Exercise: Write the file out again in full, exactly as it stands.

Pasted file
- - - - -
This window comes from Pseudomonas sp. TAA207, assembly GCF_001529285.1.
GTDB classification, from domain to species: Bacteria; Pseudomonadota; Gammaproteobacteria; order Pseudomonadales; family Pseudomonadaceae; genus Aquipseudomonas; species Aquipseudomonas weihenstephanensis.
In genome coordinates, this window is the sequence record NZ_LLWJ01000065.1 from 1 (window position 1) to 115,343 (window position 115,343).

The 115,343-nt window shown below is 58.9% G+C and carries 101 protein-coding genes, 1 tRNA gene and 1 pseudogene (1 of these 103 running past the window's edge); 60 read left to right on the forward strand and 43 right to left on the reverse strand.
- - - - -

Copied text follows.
This window comes from Pseudomonas sp. TAA207, assembly GCF_001529285.1.
GTDB classification, from domain to species: Bacteria; Pseudomonadota; Gammaproteobacteria; order Pseudomonadales; family Pseudomonadaceae; genus Aquipseudomonas; species Aquipseudomonas weihenstephanensis.
In genome coordinates, this window is the sequence record NZ_LLWJ01000065.1 from 1 (window position 1) to 115,343 (window position 115,343).

The 115,343-nt window shown below is 58.9% G+C and carries 101 protein-coding genes, 1 tRNA gene and 1 pseudogene (1 of these 103 running past the window's edge); 60 read left to right on the forward strand and 43 right to left on the reverse strand.